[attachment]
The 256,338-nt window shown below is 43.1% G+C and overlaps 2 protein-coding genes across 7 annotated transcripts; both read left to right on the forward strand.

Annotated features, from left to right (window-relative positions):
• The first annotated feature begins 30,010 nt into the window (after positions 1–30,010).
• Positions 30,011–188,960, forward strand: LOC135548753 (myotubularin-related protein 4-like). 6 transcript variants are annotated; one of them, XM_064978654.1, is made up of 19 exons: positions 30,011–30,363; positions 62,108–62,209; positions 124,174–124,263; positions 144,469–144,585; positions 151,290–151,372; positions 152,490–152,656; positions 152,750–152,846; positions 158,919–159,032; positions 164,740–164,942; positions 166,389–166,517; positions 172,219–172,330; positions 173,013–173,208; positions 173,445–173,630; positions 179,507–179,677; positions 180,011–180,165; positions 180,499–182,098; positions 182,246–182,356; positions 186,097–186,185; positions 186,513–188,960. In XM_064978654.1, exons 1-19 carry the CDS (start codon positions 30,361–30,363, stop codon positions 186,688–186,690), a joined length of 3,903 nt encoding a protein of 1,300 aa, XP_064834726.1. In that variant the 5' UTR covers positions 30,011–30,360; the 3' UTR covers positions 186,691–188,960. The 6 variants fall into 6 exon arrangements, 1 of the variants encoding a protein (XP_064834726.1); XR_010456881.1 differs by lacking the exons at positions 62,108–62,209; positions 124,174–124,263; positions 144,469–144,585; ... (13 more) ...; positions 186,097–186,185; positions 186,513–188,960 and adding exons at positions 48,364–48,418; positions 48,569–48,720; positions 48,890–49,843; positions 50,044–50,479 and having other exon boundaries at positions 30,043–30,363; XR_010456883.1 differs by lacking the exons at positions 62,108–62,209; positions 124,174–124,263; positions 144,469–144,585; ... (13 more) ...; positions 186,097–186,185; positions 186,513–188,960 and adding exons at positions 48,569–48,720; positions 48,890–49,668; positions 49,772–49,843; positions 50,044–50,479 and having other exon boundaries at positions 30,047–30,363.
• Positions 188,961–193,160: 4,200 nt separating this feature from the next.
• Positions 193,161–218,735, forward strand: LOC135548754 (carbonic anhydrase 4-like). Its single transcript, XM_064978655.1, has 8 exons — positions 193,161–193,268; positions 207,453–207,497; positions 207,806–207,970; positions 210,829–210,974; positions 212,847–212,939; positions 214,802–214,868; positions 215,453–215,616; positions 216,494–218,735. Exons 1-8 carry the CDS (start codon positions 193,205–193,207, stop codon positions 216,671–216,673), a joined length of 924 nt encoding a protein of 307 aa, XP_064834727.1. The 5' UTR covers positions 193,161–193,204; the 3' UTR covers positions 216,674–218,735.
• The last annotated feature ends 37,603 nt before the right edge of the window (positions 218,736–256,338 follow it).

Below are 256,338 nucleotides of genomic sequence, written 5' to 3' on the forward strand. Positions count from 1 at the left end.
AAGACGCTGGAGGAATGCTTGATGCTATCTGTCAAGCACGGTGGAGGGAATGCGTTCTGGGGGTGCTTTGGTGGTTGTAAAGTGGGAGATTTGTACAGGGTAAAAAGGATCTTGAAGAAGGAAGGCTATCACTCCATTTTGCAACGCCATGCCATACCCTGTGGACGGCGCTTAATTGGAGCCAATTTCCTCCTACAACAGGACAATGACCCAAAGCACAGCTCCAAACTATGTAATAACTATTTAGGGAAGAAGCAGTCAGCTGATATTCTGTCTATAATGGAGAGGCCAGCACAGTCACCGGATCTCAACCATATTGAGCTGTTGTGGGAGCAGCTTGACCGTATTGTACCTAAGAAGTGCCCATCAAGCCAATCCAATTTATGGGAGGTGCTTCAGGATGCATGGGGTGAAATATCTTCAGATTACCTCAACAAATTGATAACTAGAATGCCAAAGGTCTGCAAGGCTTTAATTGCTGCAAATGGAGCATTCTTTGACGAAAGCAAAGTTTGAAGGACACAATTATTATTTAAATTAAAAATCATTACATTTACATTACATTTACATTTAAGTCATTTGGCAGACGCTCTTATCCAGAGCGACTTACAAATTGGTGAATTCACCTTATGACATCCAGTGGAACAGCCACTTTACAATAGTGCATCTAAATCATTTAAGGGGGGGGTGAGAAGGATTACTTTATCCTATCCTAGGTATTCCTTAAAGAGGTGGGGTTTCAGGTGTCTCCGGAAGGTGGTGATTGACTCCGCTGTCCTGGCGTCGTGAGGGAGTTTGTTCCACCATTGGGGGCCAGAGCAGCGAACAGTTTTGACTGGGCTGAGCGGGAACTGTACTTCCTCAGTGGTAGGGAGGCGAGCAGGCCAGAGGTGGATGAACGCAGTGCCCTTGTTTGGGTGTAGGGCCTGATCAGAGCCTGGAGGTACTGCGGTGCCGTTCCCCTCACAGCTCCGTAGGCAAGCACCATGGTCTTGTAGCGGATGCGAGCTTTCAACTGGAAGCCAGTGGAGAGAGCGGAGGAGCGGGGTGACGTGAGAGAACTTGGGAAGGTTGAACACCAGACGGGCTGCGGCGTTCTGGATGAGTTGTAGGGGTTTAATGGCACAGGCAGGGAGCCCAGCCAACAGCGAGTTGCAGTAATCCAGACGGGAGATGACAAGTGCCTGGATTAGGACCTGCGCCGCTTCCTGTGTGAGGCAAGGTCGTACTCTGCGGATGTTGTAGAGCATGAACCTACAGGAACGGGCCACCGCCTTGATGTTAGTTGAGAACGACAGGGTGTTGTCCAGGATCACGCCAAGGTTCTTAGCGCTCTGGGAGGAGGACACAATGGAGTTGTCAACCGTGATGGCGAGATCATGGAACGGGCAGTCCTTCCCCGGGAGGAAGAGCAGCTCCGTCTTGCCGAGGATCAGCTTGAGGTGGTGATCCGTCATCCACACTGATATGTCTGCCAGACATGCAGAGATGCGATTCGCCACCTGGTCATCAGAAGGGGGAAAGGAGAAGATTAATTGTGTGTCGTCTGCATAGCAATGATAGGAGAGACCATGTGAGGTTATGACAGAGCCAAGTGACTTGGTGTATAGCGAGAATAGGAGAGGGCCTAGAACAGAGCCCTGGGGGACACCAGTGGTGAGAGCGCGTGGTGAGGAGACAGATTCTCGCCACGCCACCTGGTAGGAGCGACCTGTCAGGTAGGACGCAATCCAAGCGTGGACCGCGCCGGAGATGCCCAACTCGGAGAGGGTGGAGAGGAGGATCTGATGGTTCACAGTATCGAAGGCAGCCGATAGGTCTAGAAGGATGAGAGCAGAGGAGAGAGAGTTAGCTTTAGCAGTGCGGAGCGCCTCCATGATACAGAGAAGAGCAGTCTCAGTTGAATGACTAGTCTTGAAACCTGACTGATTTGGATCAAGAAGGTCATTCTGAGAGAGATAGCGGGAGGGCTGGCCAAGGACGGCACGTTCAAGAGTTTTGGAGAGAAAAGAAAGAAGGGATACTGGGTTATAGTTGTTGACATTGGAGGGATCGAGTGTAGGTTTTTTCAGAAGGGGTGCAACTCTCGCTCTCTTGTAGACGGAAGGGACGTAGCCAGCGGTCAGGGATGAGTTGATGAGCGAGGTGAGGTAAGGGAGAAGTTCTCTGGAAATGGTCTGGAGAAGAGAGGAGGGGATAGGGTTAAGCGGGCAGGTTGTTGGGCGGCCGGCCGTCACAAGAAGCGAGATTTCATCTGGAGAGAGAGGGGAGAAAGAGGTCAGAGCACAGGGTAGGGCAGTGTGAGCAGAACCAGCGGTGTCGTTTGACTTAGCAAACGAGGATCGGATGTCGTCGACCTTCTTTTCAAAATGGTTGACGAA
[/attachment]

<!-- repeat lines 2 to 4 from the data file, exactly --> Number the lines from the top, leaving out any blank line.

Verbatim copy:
Annotated features, from left to right (window-relative positions):
• The first annotated feature begins 30,010 nt into the window (after positions 1–30,010).
• Positions 30,011–188,960, forward strand: LOC135548753 (myotubularin-related protein 4-like). 6 transcript variants are annotated; one of them, XM_064978654.1, is made up of 19 exons: positions 30,011–30,363; positions 62,108–62,209; positions 124,174–124,263; positions 144,469–144,585; positions 151,290–151,372; positions 152,490–152,656; positions 152,750–152,846; positions 158,919–159,032; positions 164,740–164,942; positions 166,389–166,517; positions 172,219–172,330; positions 173,013–173,208; positions 173,445–173,630; positions 179,507–179,677; positions 180,011–180,165; positions 180,499–182,098; positions 182,246–182,356; positions 186,097–186,185; positions 186,513–188,960. In XM_064978654.1, exons 1-19 carry the CDS (start codon positions 30,361–30,363, stop codon positions 186,688–186,690), a joined length of 3,903 nt encoding a protein of 1,300 aa, XP_064834726.1. In that variant the 5' UTR covers positions 30,011–30,360; the 3' UTR covers positions 186,691–188,960. The 6 variants fall into 6 exon arrangements, 1 of the variants encoding a protein (XP_064834726.1); XR_010456881.1 differs by lacking the exons at positions 62,108–62,209; positions 124,174–124,263; positions 144,469–144,585; ... (13 more) ...; positions 186,097–186,185; positions 186,513–188,960 and adding exons at positions 48,364–48,418; positions 48,569–48,720; positions 48,890–49,843; positions 50,044–50,479 and having other exon boundaries at positions 30,043–30,363; XR_010456883.1 differs by lacking the exons at positions 62,108–62,209; positions 124,174–124,263; positions 144,469–144,585; ... (13 more) ...; positions 186,097–186,185; positions 186,513–188,960 and adding exons at positions 48,569–48,720; positions 48,890–49,668; positions 49,772–49,843; positions 50,044–50,479 and having other exon boundaries at positions 30,047–30,363.